Conversely, some foods may reduce the frequency of migraine headaches or lessen their symptoms.However, it is worth noting that regularly consuming more than 100 mg of caffeine a day is a risk factor for headaches.A healthful diet should consist of fresh foods, including fruits, vegetables, whole grains, and lean proteins.These foods generally do not contain preservatives, yeasts, flavorings, and other substances that are potential migraine triggers, such as nitrites and phenylalanine.soft pretzels Meats, nuts, and seeds Foods to eat: fresh beef, chicken, fish, lamb, pork, turkey, or veal.sunflower seeds without natural flavors Foods to avoid: beef and chicken livers.nut butters Salad dressings and sauces Foods to eat: homemade dips that use fresh ingredients without artificial flavorings.Aged cheese and red wine vinegar may also contribute to migraines, so it is best to limit their consumption.preservative-free bagged lettuce Examples of vegetables to eat include peppers, zucchini, fresh potatoes, carrots, and cauliflower.sauerkraut Some fruits may also contain pollens or other compounds, and these can cause a histamine release that could trigger a migraine.This may be due to a link between low blood sugar levels and worsening migraine headaches.The next step is to try removing one potential trigger food from the diet to see if migraines still occur.Bright lights, certain smells, smoke, and excessive and repetitive noises can all trigger migraines in some people.Bright lights, certain smells, smoke, and excessive and repetitive noises can all trigger migraines in some people.Stress, intensive exercise, illness, or unusual sleep habits may trigger migraines.Anyone who needs to take these medications several times a week to manage their symptoms is likely to require other prescription treatments to reduce their migraines.Occipital nerve stimulation (ONS), an approach that doctors usually reserve for the most severe, recurrent headaches.ONS involves inserting special devices called leads into the tissue in the back of the head where the occipital nerves transmit.Some natural approaches, such as using peppermint, ginger, and the herb feverfew, may also relieve migraine symptoms. .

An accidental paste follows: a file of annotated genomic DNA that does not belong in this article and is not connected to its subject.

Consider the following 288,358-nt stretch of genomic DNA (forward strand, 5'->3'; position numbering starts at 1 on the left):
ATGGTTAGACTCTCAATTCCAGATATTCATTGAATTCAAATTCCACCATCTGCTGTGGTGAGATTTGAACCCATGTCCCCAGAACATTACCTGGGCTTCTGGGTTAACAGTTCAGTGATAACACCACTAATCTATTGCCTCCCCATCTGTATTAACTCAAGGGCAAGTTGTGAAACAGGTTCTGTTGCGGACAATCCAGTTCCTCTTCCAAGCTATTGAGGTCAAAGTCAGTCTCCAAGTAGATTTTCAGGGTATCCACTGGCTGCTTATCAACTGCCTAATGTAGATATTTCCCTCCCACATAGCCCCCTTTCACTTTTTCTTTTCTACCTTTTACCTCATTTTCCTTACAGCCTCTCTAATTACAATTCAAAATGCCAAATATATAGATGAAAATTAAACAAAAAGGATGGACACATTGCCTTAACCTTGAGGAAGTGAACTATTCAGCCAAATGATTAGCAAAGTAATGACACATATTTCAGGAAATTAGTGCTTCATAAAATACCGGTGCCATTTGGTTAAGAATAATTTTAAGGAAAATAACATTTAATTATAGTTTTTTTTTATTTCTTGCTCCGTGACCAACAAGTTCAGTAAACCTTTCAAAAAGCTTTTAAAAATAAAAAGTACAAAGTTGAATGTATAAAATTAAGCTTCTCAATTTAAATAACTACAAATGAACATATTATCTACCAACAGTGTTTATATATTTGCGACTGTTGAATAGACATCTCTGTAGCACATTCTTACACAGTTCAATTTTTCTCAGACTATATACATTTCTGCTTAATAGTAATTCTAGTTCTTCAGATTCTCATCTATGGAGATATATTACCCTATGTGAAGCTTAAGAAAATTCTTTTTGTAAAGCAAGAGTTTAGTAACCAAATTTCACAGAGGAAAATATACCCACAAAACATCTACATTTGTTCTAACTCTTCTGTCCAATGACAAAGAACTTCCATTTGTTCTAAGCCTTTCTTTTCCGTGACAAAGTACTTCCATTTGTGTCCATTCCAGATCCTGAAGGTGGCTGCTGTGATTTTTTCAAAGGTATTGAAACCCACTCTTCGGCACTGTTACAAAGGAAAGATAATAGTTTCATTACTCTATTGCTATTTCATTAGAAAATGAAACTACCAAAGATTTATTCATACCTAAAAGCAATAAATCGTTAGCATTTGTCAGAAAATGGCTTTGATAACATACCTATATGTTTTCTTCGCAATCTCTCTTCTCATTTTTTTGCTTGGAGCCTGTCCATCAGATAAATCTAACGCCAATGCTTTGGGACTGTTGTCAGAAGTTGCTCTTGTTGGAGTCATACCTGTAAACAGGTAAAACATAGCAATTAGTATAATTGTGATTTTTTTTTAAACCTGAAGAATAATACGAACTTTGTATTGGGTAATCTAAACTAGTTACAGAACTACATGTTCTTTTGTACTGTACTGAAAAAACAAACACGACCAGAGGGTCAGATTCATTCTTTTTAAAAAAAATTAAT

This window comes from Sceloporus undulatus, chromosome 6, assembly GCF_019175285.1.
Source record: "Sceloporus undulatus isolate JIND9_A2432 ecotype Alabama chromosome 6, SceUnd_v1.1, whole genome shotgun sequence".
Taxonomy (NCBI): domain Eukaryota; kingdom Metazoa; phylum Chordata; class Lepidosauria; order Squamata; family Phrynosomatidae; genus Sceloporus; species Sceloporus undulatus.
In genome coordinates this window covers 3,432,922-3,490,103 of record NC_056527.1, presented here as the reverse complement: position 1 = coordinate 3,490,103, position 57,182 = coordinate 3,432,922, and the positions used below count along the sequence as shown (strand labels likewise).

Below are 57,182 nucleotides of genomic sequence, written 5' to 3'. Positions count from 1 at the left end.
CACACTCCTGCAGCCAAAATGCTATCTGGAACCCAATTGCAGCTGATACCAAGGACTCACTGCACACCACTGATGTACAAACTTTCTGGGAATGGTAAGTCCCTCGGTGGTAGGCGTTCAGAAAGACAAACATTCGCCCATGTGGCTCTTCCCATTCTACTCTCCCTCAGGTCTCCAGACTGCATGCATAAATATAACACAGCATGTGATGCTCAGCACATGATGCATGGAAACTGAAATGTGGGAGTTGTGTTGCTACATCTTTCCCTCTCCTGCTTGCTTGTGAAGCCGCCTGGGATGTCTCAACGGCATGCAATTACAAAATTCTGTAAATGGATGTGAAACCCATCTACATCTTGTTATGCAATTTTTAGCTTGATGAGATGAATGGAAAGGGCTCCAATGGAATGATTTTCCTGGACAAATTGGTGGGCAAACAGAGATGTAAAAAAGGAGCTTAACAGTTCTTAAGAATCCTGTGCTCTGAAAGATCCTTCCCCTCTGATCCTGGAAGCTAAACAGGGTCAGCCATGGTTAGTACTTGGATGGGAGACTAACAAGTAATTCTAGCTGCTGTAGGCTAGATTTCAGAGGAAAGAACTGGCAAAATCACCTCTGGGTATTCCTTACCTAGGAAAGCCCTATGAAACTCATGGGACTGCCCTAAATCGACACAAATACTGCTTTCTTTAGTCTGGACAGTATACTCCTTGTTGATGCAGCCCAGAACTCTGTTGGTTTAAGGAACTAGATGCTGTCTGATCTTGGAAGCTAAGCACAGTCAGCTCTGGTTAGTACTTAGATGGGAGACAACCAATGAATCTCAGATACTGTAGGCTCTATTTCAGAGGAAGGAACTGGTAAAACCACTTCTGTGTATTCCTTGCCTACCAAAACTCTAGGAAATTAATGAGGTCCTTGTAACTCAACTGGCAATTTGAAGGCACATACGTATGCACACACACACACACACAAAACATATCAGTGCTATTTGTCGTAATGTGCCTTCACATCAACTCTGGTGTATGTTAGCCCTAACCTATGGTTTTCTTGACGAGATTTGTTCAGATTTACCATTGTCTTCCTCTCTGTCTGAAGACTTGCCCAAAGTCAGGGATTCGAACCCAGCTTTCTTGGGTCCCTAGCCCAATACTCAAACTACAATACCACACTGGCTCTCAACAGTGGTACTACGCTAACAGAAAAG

Salicylate Sensitivity: Causes, Symptoms and Foods to Avoid

Salicylates are compounds found in foods, medications and other products that can cause adverse reactions in those who are intolerant. .

Migraine Safe Foods by Category

Acceptable purchases: Any white, wheat, rye or pumpernickel store-bought bread.What to avoid: Cereal with nuts, raisins, chocolate, dried fruit, aspartame, peanut butter or coconut.Acceptable purchases: Blueberry and apple store bought pies if made without lemon juice, vanilla or cinnamon swirl cake, shortbread cookies and vanilla/strawberry wafers, oatmeal cookies without the raisins, rice pudding (no raisins), white chocolate.What to avoid: Chocolate, chocolate candy, nuts, buttermilk, sour cream, dried fruit (some apricot pies start with dried apricots), peanut butter, lemon extract or lemon juice, almond extract and coconut.(Homemade ranch is good but you won’t find that in the grocery store).What to avoid: most bottled dressings have one or many of the following; monosodium glutamate, onion or onion powder, grated cheese like Romano or parmesan, natural flavoring, red wine vinegar or balsamic vinegar (or anything other than white).Acceptable purchases: Fresh chicken, beef, veal, lamb, fish, turkey or pork.What to avoid: Aged cheeses like Cheddar, Monterey Jack, Colby and Swiss.Avoid mozzarella cheese, Brie, sour cream buttermilk and yogurt.Acceptable purchases: Fresh strawberries, apples, pears, grapes, peaches, nectarines, blueberries, kiwi, apricots, blackberries, cherries, cantaloupes, mangoes, honeydew melon and watermelon.What to avoid: Bananas, oranges, grapefruit, lemons, limes, tangerines, pineapples, Clementines, raspberries, plums, papayas, passion fruit, figs, dates, raisins and avocados.Acceptable purchases: Preservative-free bagged lettuce like Fresh Express, peppers, zucchini, eggplant, garlic, leeks, spring onions, shallots, potatoes (fresh), some frozen mashed potatoes, broccoli, asparagus, cauliflower, brussel sprouts, carrots, corn, chick peas, mushrooms, canned or frozen peas, yams, string beans, artichokes, red beets, some beans, okra, plain rice, turnips and squash.What to avoid: Coffee, tea, coffee substitutes, hot chocolate, colas, orange soda, lemon lime soda, mountain Dew, any diet soda containing aspartame or saccharin, Barq’s Rootbeer, (they add caffeine to it), chocolate milk, wine, champagne, beer, heavy alcoholic drinks.Acceptable purchases: Any soy is questionable, so you might want to avoid it altogether until you have achieved headache control. .

Diagnosing Vegetable Trouble